"I knew who I am treating, I knew her needs, and I knew she is in a very big danger of not coming back,'' says the shaggy-haired Kebrle, a 20-year veteran in his field with a kindly face and a frank manner. "I said I was afraid of my own ass because at the end if she does not come back, everybody will connect me: I was the one who finished the career of Petra Kvitova.

"The trouble with this injury is you have to treat it, and then you have to mobilize it from day two, day three. You have to try to move the tendon, but you cannot pull on it, so it doesn't rupture. And the wound -- it wants to have rest for healing, but you must mobilize it. So it's a kind of slalom in between."

On the second day after her surgery, Kvitova places her right fingertips on her left fingers and gently, incrementally, begins to press.

Kvitova hugs her father, Jiri Kvita, after winning her second Wimbledon title in 2014. Kvita, a retired schoolteacher, spent his spare time hitting balls with his daughter and two sons. Susan Mullane/USA TODAY Sports

The physical aspect of rehabilitation comes easily to Kvitova, even when it's painful. She amasses a collection of splints, some to extend her damaged fingers, others to help them bend. She has a ravenous desire to hold a racket again, even if she can't fully feel it, even though she will have to start out by hitting foam balls, like a kid in a beginner's class.

Intermittent flashbacks and anxiety are more problematic. She works with a mental coach who urges her to channel her mind toward the small accomplishments of each day and week, to steer her mind's eye toward cheerful images of her nieces and nephew.

But there are some situations she has to confront by herself. Three weeks after surgery, she walks into an empty shower stall at the Sparta Prague club after working out on a stationary bike, hyperaware of her surroundings. "I didn't think too much about the past,'' she says with remembered enthusiasm. "I was very happy about that.'' It will be a couple of months before she's willing to rent her own flat in Prague.

It isn't the reboot Kvitova once envisioned for the 2017 season, when she'd intended to rebuild momentum and mount a campaign for another major.

Kvitova's serve, powerful forehand, variety and timing are among the best in tennis, but her high-risk game requires an intensity that she has sometimes struggled to maintain in the seasons following her second Wimbledon title. Her nickname of "P3tra,'' referring to her tendency to play three-set matches, encapsulates her ability to dig herself out of competitive trouble she would rather avoid.

She changes coaches early in the 2016 season and splits up with her fiancé, pro hockey player Radek Meidl, the latest in a string of high-profile companions including fellow tennis players Adam Pavlasek and Radek Stepanek. Weeks before the attack, she makes another shift, hiring former ATP pro Jiri Vanek and telling him, "I want to be No. 1, I want to win one more Grand Slam, I want to do it, I feel it inside," Vanek recalls. He is impressed by her ambition, but then a stress fracture sidelines her. The violent knife attack catapults them into crisis before they've had a single formal practice together.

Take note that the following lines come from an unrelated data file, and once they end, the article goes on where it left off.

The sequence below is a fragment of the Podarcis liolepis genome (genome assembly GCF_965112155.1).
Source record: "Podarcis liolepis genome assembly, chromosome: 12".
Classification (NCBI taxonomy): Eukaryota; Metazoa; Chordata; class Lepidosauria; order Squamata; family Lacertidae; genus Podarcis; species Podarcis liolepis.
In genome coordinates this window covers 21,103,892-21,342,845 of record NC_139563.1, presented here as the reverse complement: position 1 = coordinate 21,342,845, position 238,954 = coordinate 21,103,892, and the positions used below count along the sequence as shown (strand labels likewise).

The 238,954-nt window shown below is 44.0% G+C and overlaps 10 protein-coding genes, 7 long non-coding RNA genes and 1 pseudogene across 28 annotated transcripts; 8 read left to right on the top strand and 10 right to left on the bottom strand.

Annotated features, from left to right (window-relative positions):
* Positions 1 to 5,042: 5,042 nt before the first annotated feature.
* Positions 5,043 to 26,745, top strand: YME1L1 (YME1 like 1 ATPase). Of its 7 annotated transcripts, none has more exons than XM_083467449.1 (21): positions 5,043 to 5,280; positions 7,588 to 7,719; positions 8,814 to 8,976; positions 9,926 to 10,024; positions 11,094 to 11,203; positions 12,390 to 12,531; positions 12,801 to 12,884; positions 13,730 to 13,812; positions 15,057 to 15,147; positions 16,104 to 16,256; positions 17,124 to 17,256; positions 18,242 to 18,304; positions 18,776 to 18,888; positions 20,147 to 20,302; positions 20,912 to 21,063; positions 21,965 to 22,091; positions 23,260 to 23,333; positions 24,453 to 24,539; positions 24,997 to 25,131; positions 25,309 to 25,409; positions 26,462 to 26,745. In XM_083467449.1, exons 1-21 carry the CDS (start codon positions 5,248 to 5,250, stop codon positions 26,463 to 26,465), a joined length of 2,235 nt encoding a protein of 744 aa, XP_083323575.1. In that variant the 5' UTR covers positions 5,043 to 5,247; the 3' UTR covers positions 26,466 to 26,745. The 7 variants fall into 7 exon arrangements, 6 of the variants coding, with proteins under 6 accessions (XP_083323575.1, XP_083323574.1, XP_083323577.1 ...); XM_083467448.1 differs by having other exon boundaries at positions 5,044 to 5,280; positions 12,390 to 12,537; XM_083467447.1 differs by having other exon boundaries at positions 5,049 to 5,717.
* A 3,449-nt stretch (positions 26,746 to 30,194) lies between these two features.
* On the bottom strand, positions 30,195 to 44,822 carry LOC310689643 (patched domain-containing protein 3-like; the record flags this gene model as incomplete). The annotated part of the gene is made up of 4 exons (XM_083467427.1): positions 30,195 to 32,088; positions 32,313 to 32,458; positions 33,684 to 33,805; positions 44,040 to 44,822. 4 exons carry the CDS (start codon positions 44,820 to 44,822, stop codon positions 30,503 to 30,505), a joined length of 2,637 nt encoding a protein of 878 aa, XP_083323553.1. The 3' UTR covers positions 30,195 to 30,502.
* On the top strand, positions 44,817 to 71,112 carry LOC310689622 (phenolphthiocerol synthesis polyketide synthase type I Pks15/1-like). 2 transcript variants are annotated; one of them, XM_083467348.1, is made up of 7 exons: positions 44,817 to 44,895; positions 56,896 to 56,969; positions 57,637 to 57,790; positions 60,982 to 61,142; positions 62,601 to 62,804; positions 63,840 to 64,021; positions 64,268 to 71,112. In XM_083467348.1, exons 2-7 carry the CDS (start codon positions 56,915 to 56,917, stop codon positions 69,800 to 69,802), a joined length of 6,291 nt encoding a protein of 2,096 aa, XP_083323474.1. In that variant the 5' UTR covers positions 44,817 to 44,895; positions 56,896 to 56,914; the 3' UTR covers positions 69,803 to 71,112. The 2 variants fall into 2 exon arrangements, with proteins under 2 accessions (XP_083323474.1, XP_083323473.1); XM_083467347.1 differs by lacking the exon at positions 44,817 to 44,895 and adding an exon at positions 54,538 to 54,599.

"I couldn't stay by myself,'' Kvitova says. Her voice wobbles slightly. "I needed help, to be honest. I am independent, and suddenly I couldn't do anything.''

Kvitova is afraid to go out alone. She can't drive with her hand immobilized, and she doesn't want to hire a bodyguard. "I'm a private, quiet person,'' she says. "It would be terrible to ask someone to go with me to the dinner and stay three tables away." Instead, her coaches become her de facto security detail. She moves in with Vanek and his family in Prague. Her coach and fitness trainer take turns ferrying her to Kebrle's office.

The muscular, animated Vydra, a former pro triathlete, chokes up when he talks about that time. "The first question was, will she ever play tennis again?" he says through an interpreter. "I said I am 100 percent sure that she will. She trusted me, so she then put all into it, that she would return." He tells her he spoke from authority, having survived a brain aneurysm: "I know even if you are totally dead and you are feeling like you can't do this, if you have a strong head, you can force yourself to get up and to do it."

After three months, Kvitova is allowed to pick up a racket. Her grip closes around its familiar contours over the next few weeks in a gradual handshake, reacquainting itself.